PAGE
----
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In this book, Travis DeCook explores the theological and political innovations found in early modern accounts of the Bible's origins. In the charged climate produced by the Reformation and humanist historicism, writers grappled with the tension between the Bible's divine and human aspects, and they produced innovative narratives regarding the agencies and processes through which the Bible came into existence and was transmitted. DeCook investigates how these accounts of Scripture's production were taken up beyond the expected boundaries of biblical study, and were redeployed as the theological basis for wide-reaching arguments about the proper ordering of human life. DeCook provides a new, critical perspective on ideas regarding secularity, secularization, and modernity, challenging the dominant narratives regarding the Bible's role in these processes. He shows how these engagements with the Bible's origins prompt a rethinking of formulations of secularity and secularization in our own time.
We typically think of resentment as an unjustifiable and volatile emotion, responsible for fostering the worst political divisions. Recognizing Resentment argues instead that sympathy with the resentment of victims of injustice is vital for upholding justice in liberal societies, as it entails recognition of the equal moral and political status of those with whom we sympathize. Sympathizing with the resentment of others makes us alive to injustice in a way no rational recognition of wrongs alone can, and it motivates us to demand justice on others' behalves. This book rehabilitates arguments for the moral and political worth of resentment developed by three influential thinkers in the early liberal tradition - Joseph Butler, David Hume, and Adam Smith - and uses these to advance a theory of spectatorial resentment, discussing why we should be indignant about the injustice others face, and how such a shared sentiment can actually bring liberal citizens closer together.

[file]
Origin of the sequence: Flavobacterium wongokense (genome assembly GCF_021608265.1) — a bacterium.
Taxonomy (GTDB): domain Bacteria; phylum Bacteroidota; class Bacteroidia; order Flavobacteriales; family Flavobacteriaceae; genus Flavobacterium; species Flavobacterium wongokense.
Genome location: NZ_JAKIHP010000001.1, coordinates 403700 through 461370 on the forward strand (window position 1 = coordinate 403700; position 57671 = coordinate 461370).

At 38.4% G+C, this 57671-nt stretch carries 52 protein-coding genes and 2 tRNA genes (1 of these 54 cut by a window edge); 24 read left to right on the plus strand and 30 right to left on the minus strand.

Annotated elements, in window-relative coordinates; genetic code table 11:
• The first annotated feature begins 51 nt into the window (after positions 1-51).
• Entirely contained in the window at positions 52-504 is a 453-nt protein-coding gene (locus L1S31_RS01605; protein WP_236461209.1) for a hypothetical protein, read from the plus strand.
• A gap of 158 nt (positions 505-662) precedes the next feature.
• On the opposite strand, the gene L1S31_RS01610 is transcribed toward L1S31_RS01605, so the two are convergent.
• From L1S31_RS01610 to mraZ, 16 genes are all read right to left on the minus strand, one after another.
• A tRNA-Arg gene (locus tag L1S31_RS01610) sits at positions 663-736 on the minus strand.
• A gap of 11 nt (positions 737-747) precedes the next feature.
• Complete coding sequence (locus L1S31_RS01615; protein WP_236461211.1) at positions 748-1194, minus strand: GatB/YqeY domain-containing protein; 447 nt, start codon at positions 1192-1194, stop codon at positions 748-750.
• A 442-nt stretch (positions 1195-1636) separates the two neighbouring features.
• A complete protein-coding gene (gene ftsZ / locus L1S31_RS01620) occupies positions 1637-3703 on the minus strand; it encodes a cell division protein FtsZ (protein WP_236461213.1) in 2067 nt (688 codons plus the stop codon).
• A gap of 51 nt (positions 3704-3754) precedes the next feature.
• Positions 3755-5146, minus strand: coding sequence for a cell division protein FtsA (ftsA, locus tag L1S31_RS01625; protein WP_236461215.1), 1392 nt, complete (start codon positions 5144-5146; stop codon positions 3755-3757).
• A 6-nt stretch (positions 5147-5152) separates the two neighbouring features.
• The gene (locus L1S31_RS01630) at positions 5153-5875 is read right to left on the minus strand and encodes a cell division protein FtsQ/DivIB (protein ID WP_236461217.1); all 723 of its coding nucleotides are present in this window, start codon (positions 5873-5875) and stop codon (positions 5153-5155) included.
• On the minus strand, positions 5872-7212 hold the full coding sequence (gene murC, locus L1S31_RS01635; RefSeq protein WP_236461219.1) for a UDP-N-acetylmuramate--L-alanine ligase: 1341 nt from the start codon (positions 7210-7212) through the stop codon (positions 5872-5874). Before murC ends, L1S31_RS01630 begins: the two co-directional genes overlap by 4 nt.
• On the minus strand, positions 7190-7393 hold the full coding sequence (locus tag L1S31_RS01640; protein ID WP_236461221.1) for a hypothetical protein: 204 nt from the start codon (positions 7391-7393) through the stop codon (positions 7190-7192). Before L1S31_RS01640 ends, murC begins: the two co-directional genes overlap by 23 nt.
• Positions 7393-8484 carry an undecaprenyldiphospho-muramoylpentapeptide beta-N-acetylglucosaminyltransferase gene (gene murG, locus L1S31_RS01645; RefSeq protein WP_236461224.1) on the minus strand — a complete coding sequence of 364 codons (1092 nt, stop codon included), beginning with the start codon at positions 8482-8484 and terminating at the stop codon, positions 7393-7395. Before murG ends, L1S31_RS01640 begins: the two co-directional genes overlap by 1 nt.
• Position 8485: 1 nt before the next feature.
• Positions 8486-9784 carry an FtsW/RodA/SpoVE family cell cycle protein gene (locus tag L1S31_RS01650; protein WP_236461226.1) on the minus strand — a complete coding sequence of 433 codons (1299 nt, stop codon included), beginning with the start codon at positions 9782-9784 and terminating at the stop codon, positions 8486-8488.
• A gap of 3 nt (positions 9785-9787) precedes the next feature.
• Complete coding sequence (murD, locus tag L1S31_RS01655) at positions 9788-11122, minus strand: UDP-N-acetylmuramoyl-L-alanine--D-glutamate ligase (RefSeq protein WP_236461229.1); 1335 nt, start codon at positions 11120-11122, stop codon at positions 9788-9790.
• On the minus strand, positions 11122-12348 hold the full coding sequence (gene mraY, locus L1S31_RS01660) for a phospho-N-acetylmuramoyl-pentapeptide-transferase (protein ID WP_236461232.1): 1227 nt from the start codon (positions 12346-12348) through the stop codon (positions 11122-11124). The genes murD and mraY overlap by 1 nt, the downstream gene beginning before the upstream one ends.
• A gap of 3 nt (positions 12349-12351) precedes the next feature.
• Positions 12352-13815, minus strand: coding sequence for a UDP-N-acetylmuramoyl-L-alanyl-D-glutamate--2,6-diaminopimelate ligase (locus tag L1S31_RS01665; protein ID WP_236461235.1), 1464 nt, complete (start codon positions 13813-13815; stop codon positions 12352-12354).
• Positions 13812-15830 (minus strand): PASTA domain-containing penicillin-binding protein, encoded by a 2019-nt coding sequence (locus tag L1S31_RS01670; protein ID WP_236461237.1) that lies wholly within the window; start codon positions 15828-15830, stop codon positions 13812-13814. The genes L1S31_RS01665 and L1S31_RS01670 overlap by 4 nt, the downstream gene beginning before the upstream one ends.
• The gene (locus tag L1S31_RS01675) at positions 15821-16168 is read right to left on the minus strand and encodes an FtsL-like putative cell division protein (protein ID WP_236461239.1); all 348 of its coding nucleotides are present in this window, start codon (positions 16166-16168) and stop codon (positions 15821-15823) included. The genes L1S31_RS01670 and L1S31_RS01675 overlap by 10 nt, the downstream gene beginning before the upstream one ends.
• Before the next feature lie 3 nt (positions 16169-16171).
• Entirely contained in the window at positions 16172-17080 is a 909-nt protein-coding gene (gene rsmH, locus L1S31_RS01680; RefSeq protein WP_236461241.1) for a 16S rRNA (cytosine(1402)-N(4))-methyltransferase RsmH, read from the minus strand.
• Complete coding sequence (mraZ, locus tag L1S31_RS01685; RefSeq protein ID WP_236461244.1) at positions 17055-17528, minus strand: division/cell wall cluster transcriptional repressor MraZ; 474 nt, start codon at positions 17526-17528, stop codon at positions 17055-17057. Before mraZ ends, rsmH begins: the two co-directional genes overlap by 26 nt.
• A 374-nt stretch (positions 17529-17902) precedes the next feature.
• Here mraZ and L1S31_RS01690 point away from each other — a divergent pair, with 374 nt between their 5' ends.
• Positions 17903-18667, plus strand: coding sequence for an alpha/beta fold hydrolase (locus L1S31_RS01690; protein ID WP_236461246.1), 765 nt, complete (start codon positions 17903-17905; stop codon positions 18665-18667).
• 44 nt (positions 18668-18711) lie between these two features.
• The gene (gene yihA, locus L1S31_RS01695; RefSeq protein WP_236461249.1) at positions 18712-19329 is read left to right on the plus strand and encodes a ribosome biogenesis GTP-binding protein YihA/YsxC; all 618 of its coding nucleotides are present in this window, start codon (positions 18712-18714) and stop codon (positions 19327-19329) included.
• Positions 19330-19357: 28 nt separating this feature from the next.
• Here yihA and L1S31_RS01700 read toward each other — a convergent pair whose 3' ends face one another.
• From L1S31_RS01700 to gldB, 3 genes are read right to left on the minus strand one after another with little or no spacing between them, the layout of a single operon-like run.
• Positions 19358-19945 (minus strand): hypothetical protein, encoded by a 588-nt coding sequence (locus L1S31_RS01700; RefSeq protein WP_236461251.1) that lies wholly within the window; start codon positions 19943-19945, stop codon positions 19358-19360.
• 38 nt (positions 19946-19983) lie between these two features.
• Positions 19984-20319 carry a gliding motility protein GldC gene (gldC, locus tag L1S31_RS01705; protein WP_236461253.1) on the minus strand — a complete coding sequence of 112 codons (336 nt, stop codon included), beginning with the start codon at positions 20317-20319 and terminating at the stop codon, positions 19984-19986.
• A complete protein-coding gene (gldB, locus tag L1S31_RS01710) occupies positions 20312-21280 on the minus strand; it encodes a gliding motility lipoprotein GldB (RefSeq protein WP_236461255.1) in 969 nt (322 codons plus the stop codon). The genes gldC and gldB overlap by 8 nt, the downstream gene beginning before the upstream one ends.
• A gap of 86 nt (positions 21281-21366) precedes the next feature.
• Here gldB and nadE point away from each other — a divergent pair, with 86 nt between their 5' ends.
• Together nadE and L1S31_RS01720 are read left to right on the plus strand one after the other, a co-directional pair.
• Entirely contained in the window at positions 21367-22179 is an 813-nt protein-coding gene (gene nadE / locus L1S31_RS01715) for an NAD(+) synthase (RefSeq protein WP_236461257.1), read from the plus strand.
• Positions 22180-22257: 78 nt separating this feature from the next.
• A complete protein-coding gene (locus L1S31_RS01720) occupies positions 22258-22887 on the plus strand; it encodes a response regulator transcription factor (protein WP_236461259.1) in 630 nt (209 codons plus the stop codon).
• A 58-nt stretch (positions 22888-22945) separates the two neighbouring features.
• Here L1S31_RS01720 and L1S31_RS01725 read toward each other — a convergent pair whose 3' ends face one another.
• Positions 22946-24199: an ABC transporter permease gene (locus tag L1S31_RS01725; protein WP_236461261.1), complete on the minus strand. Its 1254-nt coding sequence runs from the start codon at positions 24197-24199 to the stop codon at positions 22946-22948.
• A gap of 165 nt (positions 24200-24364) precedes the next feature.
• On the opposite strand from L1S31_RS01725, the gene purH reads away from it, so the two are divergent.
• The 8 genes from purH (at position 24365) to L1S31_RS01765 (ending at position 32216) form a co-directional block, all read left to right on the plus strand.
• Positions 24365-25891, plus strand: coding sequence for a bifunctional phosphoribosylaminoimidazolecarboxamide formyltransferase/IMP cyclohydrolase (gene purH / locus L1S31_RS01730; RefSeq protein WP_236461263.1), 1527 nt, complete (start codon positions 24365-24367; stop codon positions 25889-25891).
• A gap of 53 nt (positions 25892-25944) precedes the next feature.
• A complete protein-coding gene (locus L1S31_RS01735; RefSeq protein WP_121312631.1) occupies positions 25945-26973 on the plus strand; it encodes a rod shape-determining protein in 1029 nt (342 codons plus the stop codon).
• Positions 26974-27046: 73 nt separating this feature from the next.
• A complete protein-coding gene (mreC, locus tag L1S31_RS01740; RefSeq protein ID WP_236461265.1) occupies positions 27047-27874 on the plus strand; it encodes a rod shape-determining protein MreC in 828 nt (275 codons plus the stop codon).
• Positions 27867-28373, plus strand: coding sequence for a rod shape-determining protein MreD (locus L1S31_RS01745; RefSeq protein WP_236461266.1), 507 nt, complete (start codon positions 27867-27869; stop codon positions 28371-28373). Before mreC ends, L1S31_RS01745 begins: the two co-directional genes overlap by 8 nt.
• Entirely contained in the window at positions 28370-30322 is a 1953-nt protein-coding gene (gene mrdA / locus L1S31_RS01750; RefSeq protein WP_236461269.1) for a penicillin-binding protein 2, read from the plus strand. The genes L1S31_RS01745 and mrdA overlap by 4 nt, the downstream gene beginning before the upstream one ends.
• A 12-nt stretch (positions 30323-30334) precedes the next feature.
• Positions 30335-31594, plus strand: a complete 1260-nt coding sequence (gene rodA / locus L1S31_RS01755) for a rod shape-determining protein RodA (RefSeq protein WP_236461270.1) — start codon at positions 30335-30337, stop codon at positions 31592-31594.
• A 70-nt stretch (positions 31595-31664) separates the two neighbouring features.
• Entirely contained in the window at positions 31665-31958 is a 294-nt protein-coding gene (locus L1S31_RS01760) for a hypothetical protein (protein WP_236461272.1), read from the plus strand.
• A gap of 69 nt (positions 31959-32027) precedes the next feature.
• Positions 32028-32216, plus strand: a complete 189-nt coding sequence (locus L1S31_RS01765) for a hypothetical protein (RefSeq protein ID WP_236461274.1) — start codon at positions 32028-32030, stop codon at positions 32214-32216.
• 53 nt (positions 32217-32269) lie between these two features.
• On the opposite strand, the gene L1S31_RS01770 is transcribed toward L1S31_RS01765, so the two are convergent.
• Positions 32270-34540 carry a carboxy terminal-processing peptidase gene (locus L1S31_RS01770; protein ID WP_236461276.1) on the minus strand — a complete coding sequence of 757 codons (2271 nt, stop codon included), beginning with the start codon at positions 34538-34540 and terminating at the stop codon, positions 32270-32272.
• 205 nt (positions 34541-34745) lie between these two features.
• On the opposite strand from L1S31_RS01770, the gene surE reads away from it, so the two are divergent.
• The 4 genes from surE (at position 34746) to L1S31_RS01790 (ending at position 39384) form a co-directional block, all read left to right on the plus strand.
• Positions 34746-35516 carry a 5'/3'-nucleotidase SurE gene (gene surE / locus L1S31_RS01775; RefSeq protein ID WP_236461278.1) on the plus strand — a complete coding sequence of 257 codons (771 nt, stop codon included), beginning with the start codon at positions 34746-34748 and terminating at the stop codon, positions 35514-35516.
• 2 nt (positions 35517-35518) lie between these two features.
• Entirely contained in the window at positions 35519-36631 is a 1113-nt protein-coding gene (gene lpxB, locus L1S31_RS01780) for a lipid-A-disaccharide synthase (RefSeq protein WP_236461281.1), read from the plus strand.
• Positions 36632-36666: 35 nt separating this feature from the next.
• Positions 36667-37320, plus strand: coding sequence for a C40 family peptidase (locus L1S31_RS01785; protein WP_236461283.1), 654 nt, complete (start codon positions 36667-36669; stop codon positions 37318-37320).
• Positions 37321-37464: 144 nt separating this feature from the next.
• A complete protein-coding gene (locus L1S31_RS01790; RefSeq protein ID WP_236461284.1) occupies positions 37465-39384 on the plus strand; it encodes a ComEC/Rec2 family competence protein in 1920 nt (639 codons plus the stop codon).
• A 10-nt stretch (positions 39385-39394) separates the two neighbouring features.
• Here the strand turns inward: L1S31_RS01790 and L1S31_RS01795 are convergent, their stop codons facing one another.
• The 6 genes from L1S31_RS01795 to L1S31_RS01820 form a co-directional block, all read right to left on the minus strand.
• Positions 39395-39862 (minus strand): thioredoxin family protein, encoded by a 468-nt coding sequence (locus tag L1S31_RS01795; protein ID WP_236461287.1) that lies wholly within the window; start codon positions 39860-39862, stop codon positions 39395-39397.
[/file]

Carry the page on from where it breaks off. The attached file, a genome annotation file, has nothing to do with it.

In the common law world, Albert Venn Dicey (1835–1922) is known as the high priest of orthodox constitutional theory, as an ideological and nationalistic positivist. In his analytical coldness, his celebration of sovereign power, and his incessant drive to organize and codify legal rules separate from moral values or political realities, Dicey is an uncanny figure. This book challenges this received view of Dicey. Through a re-examination of his life and his 1885 book Law of the Constitution, the high priest Dicey is defrocked and a more human Dicey steps forward to offer alternative ways of reading his canonical text, who struggled to appreciate law as a form of reasoned discourse that integrates values of legality and authority through methods of ordinary legal interpretation. The result is a unique common law constitutional discourse through which assertions of sovereign power are conditioned by moral aspirations associated with the rule of law.
The idea that we are mutually dependent on the recognition of our peers is at least as old as modernity. Across Europe, this idea has been understood in different ways from the very beginning, according to each country's different cultural and political conditions. This stimulating study explores the complex history and multiple associations of the idea of 'Recognition' in Britain, France and Germany. Demonstrating the role of 'recognition' in the production of important political ideas, Axel Honneth explores how our dependence on the recognition of others is sometimes viewed as the source of all modern, egalitarian morality, sometimes as a means for fostering socially beneficial behavior, and sometimes as a threat to 'true' individuality. By exploring this fundamental concept in our modern political and social self-understanding, Honneth thus offers an alternative view of the philosophical discourse of modernity.
Lebow demonstrates that foreign policies consistent with generally accepted ethical norms are more likely to succeed, and those at odds with them to fail. Constructing original data sets and analyzing multiple case studies, Lebow makes an empirical case for ethics in international relations. His approach looks to create a productive dialogue between those who ask primarily 'ought' questions and those who pose 'is' questions. The former want to establish appropriate criteria for the behaviour of state and non-state actors and the discourses that lead to their policy decisions, whereas scholars who pose 'is' questions are concerned with how political actors behave and the principles and assumptions that might explain their behaviour. Lebow bridges the gap between 'is' and 'ought' questions by making an instrumental argument in favour of ethical foreign policy. He examines policymaking as well as policy, offering ethical guidelines for policymaking that are likely to result in more successful policies.